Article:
Lateral condyle of femur

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Lateral condyle of femur
Gray246.png
Lower extremity of right femur viewed from below.
Gray348.png
Left knee-joint from behind, showing interior ligaments.
Details
Latin Condylus lateralis femoris
Identifiers
Gray's p.247
Dorlands
/Elsevier
c_51/12254688
TA A02.5.04.024
FMA FMA:32859
Anatomical terms of bone

The lateral condyle is one of the two projections on the lower extremity of femur. It is the more prominent and is the broader both in its antero-posterior and transverse diameters.

Clinical significance[edit]

The most common injury to the lateral femoral condyle is an osteochondral fracture combined with a patellar dislocation.[1] The osteochondral fracture occurs on the weight-bearing portion of the lateral condyle. Typically, the condyle will fracture (and the patella may dislocate) as a result of severe impaction from activities such as downhill skiing and parachuting.[2]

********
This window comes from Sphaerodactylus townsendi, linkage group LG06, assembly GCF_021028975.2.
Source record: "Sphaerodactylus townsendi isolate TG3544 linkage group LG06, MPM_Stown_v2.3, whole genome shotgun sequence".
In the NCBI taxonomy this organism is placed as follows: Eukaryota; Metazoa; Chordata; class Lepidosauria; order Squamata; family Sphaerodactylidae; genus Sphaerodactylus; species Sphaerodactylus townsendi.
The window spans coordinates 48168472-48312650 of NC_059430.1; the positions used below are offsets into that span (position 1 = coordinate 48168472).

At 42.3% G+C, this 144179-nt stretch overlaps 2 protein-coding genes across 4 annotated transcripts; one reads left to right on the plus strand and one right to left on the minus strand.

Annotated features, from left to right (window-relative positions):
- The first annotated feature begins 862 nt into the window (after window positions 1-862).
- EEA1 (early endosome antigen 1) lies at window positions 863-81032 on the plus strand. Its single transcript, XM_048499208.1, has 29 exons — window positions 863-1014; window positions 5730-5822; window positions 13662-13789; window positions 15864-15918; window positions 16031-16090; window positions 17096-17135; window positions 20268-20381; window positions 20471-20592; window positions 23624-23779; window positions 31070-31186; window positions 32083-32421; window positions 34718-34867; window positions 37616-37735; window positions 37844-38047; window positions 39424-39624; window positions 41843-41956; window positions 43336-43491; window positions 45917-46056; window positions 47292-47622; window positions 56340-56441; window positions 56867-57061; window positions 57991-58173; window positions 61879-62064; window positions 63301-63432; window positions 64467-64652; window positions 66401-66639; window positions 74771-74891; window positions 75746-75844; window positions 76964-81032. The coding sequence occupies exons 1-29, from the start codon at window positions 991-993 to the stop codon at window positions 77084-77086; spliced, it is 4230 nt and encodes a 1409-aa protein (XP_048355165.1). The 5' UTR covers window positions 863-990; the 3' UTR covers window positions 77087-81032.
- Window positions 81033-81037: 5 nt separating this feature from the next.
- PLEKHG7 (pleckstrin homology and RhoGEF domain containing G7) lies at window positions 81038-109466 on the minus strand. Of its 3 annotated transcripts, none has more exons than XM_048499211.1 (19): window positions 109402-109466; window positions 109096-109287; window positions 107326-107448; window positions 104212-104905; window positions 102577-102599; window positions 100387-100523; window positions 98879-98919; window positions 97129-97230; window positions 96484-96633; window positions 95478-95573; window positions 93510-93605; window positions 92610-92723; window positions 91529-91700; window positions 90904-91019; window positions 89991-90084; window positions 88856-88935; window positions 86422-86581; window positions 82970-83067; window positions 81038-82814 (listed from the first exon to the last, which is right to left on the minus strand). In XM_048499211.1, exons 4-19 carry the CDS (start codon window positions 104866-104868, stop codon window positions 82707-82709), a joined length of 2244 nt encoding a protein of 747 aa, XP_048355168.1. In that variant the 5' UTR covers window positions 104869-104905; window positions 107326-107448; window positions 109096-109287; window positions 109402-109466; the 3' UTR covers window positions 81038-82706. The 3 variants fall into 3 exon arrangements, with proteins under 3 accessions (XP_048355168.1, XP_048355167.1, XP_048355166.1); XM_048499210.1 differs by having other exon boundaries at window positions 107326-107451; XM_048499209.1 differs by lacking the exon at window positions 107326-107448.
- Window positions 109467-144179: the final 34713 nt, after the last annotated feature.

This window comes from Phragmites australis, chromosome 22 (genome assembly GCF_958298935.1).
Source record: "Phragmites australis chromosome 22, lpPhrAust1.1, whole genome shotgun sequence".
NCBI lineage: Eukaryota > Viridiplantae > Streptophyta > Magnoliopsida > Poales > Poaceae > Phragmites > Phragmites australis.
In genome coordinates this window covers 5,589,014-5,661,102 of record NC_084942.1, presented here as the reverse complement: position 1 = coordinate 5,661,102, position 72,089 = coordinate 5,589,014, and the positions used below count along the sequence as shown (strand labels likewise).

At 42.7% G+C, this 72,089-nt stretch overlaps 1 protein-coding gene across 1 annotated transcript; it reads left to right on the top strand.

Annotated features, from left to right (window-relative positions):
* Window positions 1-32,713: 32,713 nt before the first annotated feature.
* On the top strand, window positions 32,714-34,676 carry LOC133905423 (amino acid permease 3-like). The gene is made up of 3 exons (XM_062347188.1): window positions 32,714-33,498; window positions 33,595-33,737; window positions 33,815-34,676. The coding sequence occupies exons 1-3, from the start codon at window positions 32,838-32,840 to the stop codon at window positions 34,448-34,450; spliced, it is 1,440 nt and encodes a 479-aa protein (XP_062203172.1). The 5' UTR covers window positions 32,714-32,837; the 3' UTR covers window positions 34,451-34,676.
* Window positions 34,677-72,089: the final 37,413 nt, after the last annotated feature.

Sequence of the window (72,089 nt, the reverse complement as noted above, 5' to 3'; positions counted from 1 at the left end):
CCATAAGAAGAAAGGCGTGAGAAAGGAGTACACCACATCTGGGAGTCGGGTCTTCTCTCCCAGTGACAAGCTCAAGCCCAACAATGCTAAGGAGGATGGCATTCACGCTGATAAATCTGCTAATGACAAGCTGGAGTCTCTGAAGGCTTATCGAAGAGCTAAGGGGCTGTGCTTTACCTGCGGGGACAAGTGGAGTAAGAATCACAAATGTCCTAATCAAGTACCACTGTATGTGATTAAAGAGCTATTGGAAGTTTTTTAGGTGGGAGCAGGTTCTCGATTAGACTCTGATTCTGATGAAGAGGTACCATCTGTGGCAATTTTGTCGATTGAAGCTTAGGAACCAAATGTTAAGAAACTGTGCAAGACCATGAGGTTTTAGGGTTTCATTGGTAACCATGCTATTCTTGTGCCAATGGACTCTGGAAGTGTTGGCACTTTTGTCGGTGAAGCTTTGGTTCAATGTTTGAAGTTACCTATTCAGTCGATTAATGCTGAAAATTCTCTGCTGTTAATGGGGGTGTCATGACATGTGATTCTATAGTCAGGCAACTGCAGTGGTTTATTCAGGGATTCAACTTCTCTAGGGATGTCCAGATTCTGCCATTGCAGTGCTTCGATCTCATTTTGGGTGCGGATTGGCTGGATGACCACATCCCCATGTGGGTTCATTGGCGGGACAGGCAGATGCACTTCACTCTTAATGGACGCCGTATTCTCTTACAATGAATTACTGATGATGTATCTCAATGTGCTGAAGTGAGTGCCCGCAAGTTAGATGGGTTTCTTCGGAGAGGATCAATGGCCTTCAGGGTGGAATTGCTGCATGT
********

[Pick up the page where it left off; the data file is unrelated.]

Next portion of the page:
Open Reduction & Internal Fixation surgery is typically used to repair an osteochondral fracture. For a Type B1 partial articular fracture of the lateral condyle, interfragmentary lag screws are used to secure the bone back together. Supplementation of buttress screws or a buttress plate is used if the fracture extends to the proximal metaphysis or distal diaphysis.[3]

Additional images[edit]

References[edit]

This article incorporates text from a public domain edition of Gray's Anatomy.

External links[edit]